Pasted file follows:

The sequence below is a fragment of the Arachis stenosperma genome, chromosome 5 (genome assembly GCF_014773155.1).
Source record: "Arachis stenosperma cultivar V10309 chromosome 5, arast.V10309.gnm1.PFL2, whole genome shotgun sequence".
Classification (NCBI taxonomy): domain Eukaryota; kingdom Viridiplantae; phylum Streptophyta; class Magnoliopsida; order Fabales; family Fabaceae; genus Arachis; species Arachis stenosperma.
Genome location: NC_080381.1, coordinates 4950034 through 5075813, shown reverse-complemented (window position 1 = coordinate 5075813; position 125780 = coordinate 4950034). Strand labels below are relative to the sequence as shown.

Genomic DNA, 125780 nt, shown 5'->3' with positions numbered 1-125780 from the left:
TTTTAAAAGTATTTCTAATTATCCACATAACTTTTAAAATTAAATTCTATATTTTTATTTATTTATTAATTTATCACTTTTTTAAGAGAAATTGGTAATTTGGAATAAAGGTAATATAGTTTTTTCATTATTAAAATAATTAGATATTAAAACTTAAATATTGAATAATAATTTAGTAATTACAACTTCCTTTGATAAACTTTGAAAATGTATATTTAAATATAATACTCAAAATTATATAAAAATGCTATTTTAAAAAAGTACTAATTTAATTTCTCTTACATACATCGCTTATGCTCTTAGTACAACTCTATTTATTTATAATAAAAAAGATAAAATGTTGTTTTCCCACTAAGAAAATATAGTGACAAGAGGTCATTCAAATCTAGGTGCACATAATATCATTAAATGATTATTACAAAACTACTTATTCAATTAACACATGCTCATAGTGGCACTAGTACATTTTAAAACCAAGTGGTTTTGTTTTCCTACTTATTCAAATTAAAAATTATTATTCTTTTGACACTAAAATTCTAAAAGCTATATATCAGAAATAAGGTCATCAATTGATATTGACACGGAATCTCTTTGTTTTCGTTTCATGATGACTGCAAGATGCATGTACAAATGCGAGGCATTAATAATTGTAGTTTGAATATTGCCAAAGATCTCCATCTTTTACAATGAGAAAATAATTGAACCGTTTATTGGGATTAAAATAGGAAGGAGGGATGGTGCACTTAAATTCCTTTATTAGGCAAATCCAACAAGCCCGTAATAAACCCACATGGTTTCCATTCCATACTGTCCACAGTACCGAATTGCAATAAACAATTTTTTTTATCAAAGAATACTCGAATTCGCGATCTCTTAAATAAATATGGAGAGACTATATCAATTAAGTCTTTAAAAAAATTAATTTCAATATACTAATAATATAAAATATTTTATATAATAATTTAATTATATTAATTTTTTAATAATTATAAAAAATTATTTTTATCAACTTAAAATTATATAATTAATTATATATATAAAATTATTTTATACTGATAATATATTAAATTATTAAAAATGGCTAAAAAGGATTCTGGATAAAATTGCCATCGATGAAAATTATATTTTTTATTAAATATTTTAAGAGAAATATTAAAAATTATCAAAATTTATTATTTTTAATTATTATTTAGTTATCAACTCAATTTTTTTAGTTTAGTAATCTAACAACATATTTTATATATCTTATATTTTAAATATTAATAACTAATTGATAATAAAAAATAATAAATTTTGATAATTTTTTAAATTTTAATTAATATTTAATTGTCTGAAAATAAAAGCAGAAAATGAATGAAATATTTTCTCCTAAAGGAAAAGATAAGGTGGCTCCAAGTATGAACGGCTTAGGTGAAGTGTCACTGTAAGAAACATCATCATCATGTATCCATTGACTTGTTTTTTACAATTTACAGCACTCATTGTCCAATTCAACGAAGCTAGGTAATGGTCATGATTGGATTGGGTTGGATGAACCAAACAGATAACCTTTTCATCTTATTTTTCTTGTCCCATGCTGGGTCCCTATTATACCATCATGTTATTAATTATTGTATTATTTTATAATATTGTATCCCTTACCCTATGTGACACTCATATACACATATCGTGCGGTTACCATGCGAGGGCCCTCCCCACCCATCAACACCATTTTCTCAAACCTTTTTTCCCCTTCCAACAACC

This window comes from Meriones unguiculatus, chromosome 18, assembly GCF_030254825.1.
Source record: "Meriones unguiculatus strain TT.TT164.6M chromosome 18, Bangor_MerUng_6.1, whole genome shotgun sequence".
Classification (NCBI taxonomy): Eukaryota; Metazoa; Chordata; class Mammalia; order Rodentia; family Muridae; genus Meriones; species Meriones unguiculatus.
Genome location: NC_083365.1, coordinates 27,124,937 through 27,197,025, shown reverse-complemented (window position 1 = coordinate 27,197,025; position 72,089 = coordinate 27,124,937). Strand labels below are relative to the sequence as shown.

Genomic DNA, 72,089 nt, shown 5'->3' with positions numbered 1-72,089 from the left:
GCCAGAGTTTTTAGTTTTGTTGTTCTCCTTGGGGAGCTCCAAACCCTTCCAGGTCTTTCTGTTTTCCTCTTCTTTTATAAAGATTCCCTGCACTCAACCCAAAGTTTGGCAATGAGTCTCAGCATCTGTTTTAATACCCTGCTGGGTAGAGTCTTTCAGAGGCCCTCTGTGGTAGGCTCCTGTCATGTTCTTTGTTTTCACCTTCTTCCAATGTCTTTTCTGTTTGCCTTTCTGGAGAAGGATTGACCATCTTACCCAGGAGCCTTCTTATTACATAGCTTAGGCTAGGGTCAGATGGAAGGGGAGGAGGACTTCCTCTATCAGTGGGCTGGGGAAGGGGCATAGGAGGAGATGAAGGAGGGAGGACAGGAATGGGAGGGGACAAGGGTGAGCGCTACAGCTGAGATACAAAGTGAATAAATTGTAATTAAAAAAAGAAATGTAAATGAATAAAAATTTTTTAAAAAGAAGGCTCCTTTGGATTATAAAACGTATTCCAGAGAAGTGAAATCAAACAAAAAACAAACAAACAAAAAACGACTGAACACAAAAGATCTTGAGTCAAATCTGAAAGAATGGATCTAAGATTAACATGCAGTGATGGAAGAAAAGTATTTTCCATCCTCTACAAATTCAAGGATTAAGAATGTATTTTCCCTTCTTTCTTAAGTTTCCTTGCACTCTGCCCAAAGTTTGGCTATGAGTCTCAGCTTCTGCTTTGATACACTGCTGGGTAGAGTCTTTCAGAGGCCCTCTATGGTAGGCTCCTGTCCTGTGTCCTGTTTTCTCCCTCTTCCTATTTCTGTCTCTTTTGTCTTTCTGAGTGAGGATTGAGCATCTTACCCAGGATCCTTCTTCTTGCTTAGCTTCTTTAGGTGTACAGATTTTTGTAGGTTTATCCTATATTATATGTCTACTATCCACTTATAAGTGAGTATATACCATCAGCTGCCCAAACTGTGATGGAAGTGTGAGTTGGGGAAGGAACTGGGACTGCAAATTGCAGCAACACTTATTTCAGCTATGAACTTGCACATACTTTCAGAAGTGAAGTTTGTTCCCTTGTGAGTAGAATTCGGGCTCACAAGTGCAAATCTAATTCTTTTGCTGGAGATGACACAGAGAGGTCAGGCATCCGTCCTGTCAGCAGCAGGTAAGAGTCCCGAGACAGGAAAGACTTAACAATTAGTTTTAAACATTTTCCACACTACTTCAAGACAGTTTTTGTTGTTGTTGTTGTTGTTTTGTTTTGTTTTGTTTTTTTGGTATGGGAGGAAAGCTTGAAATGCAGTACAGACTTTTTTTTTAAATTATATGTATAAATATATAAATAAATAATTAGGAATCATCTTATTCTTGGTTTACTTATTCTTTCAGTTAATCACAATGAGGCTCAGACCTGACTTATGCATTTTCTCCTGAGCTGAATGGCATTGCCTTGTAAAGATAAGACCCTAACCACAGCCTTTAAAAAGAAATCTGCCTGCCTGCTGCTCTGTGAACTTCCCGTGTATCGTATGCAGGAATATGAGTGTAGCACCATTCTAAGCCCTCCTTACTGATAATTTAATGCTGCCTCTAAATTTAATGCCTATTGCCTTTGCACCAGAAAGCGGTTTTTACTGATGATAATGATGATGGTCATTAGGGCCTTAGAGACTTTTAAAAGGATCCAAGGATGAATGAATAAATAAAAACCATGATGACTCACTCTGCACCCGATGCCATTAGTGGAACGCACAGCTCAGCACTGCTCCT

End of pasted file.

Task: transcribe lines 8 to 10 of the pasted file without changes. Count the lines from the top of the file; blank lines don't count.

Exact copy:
Source record: "Meriones unguiculatus strain TT.TT164.6M chromosome 18, Bangor_MerUng_6.1, whole genome shotgun sequence".
Classification (NCBI taxonomy): Eukaryota; Metazoa; Chordata; class Mammalia; order Rodentia; family Muridae; genus Meriones; species Meriones unguiculatus.
Genome location: NC_083365.1, coordinates 27,124,937 through 27,197,025, shown reverse-complemented (window position 1 = coordinate 27,197,025; position 72,089 = coordinate 27,124,937). Strand labels below are relative to the sequence as shown.